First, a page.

This post originally appeared on the LAIP in October 2013.
Our good friend Rebecca Dunn is back on the Library as Incubator Project with another great post in her popular Pages to Projects series! She shares how to incorporate elements of art education and appreciation into storytime; if you’ve been inspired by Rebecca’s projects or have used her storytime plans at your library, we’d love to hear about it! Share your experience in the comments or on social media. ~Erinn
Pages to Projects: Halloween Cut Paper Pumpkins
by Rebecca Dunn
The air is growing crisp, leaves are starting to turn, and pumpkins adorn neighborhood doorsteps. It is fall, and with fall comes my favorite storytime holiday of the year, Halloween.
A must-read-aloud of the season for preschoolers and younger elementary school age children is One Spooky Night: A Halloween Adventure by Kate Stone. One Spooky Night follows a little monster’s journey at night meeting all kinds of Halloweenish characters along the way. Is little monster afraid? He sure isn’t, because with each page-turn these characters reveal their friendly nature.
The book is comprised of paper cut outs and semi transparent layers which gives it a unique and intriguing multimedia effect:
The peek-a-boo aspect of One Spooky Night’s cut-aways is the highlight of its charm. It is also a wonderful opportunity to teach youngsters about the art of cut paper. Cut paper art, also known as “papercutting” or “paper cut art,” are paper designs achieved by cutting away paper to accomplish space, design, and structure. It can be 2-D or 3-D, or an entire installation. This intricate craft is usually achieved using very small specialty scissors or a knife to cut away the desired shapes to reveal the design.
To mimic this technique in its simplest form with young children, we’re going to get busy with safety scissors by making cut paper pumpkins! Kids as young as 3-years-old can start utilizing scissors, but mastering scissors is a skill that takes time to develop and each child learns at their own pace. And practice makes perfect. This craft can be modified for every skill level. Depending on how young your group is, you can prep some of the steps ahead of time for them. If they’re a bit older, they will be able to manage most steps on their own or with help from a caregiver.
- Colored copy paper which can be found at an office supply store
- Black cardstock
- Child safety scissors
- School glue or glue stick
- Glitter (optional)
How to Make Cut Paper Pumpkins:
- Print out this pumpkin template (I made it just for you!) on brightly colored copy paper. Copy paper is much easier for little hands to cut compared to cardstock or construction paper.
- Before storytime, cut brightly colored paper in half width-wise. Cut the black cardstock in half width-wise as well.
- When it’s time to attempt the craft with your storytime group, have kids fold their colored paper on the dotted line.
- Once folded, cut on the black line. This will be the silhouette of the pumpkin.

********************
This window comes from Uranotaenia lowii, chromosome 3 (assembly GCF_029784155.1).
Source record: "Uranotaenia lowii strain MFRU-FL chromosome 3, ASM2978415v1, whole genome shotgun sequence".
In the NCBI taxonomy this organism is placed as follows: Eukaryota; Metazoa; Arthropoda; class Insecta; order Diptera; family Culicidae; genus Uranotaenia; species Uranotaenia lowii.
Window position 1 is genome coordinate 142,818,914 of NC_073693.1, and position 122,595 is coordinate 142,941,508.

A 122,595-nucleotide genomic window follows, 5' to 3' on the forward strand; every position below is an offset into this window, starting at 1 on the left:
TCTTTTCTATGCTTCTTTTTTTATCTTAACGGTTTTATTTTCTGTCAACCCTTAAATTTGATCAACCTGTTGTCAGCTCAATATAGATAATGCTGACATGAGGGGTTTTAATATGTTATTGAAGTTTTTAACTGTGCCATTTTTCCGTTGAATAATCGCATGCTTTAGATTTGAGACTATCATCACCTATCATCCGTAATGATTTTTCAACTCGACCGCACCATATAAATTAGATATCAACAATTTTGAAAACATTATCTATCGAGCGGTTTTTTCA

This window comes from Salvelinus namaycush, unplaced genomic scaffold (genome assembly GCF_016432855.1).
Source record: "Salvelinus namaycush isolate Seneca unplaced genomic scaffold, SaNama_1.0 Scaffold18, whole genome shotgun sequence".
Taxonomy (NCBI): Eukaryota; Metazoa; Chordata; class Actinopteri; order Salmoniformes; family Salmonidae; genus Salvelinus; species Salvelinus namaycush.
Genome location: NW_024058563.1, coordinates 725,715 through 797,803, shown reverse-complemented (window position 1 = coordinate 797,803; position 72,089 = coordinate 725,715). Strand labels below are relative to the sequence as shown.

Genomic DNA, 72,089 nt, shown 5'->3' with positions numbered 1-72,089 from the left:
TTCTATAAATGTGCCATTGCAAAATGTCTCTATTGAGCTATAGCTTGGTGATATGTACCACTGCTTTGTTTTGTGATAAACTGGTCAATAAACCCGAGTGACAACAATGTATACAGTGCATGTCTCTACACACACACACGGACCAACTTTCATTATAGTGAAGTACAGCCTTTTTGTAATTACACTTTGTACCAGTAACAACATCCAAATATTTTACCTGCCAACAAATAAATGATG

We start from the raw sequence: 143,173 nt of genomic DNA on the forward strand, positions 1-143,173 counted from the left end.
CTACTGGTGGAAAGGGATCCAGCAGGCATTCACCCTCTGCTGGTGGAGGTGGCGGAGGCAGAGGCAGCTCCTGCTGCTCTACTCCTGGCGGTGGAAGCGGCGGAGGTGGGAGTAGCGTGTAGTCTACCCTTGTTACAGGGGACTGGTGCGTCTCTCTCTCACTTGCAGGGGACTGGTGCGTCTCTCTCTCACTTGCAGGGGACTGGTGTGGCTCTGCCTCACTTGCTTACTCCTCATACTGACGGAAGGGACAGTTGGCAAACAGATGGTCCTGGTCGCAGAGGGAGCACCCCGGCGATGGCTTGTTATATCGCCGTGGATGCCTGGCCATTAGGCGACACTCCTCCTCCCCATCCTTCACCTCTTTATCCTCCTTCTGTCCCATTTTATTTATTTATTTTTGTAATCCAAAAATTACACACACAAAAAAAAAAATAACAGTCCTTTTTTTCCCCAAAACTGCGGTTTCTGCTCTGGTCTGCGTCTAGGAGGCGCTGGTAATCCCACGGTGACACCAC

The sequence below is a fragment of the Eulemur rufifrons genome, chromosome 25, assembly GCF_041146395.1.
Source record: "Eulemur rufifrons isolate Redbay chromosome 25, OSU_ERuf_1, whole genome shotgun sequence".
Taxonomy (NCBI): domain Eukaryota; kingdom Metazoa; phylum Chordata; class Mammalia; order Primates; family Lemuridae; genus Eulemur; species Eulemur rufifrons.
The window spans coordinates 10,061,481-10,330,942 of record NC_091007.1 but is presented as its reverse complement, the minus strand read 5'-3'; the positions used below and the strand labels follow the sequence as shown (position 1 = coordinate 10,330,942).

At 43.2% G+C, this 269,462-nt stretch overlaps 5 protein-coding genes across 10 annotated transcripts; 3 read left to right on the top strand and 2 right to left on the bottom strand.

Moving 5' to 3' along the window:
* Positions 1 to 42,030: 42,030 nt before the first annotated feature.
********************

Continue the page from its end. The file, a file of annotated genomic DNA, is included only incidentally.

- Next, cut on the fold of the pumpkin without cutting to the outer edge. It might help the kids if you have an example or two already cut for them to see.
- Open up the pumpkin and glue to the half sheet of black cardstock.
- They can be finished here, or if you have supplies to embellish the cut paper artwork, then feel free to. The project is actually quite striking without anything else added, but we used glitter anyway because, well, glitter is fun.
While the kids are creating their crafts, go around and talk to them about symmetry (Look – When you open up your pumpkin, one side is exactly the same as the other side!) and the shapes they create when they make cutouts in the pumpkin; triangles, circles, rectangles, etc. This craft is a great excuse to sneak in some simple math and spatial relations concepts.
A story, art, and a little Halloween fun…. It’s pumpkin carving without the guts and goop, and kids get to practice their scissor skills too.
Check out these other Halloween themed books:
- Five Little Pumpkins by Iris Van Rynbach
- Ghosts in the House! by Kazuno Kohara
- The Hallo-Wiener by Dav Pilkey
- Little Goblins Ten by Pamela Jane
- The Little Old Lady Who Was Not Afraid of Anything by Linda Williams, illustrated by Megan Lloyd
- Plumply, Dumply Pumpkin by Mary Sefozo, illustrated by Valeria Petrone
- Popcorn by Frank Asch
- Pumpkin Eye by Denise Fleming
- Pumpkin Trouble by Jan Thomas
- Pumpkin Heads! by Wendell Minor
This doesn’t have to be a Halloween craft. You can attempt it with any shape and pair it with one of Nikki McClure’s beautiful cut paper illustrated picture books appropriate for stortime:
- Don’t miss Rebecca’s previous Pages to Projects blog posts.
- For more book recommendations and crafts that introduce fine art to children, be sure to check out Rebecca’s Pages to Projects Pinterest Board!
Rebecca Zarazan Dunn is a Youth Services Librarian Assistant for the Lawrence Public Library, and was recently named a Library Journal Mover & Shaker for 2013. When she’s not at the library or running after her 3-year old daughter, she is most often found at her blog home, Sturdy for Common Things, where she writes about books, library programs, and living the simple life in Lawrence, Kansas.